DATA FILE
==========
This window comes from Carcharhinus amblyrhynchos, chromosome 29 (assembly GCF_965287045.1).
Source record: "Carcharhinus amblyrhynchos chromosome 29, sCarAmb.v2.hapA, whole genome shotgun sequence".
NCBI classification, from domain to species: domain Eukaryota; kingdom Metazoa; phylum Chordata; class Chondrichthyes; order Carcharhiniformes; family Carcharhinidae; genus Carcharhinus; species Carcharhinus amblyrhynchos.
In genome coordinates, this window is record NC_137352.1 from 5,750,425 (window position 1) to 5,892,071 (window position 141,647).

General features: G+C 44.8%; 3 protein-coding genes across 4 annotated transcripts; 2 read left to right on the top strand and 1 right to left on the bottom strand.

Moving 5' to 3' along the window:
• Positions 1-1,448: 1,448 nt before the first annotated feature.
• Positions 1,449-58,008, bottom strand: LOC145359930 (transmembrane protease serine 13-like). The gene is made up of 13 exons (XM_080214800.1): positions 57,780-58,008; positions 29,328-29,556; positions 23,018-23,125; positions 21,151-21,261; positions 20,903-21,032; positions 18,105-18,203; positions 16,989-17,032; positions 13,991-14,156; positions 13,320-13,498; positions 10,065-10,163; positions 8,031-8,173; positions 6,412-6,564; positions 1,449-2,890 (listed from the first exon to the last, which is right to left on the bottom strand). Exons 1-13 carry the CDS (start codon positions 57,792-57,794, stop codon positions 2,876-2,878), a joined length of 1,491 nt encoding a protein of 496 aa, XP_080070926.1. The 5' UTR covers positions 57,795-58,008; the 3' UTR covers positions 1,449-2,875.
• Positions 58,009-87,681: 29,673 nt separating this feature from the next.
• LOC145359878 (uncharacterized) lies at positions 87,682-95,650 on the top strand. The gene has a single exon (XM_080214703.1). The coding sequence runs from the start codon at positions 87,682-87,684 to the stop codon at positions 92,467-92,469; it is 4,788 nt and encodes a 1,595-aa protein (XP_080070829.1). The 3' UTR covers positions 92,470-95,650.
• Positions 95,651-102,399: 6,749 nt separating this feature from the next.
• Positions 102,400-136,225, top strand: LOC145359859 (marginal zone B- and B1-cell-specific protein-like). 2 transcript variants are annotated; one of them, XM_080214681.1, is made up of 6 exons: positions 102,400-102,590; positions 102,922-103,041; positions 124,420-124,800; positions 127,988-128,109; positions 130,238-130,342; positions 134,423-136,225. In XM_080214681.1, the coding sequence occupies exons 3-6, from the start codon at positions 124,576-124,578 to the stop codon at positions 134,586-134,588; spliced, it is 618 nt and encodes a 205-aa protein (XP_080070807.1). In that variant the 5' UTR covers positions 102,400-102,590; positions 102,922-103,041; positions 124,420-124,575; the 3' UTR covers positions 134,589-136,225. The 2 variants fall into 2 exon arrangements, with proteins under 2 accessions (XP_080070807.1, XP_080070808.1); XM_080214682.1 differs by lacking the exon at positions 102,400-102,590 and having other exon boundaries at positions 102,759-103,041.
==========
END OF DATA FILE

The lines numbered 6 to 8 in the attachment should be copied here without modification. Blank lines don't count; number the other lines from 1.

Moving 5' to 3' along the window:
• Positions 1-1,448: 1,448 nt before the first annotated feature.
• Positions 1,449-58,008, bottom strand: LOC145359930 (transmembrane protease serine 13-like). The gene is made up of 13 exons (XM_080214800.1): positions 57,780-58,008; positions 29,328-29,556; positions 23,018-23,125; positions 21,151-21,261; positions 20,903-21,032; positions 18,105-18,203; positions 16,989-17,032; positions 13,991-14,156; positions 13,320-13,498; positions 10,065-10,163; positions 8,031-8,173; positions 6,412-6,564; positions 1,449-2,890 (listed from the first exon to the last, which is right to left on the bottom strand). Exons 1-13 carry the CDS (start codon positions 57,792-57,794, stop codon positions 2,876-2,878), a joined length of 1,491 nt encoding a protein of 496 aa, XP_080070926.1. The 5' UTR covers positions 57,795-58,008; the 3' UTR covers positions 1,449-2,875.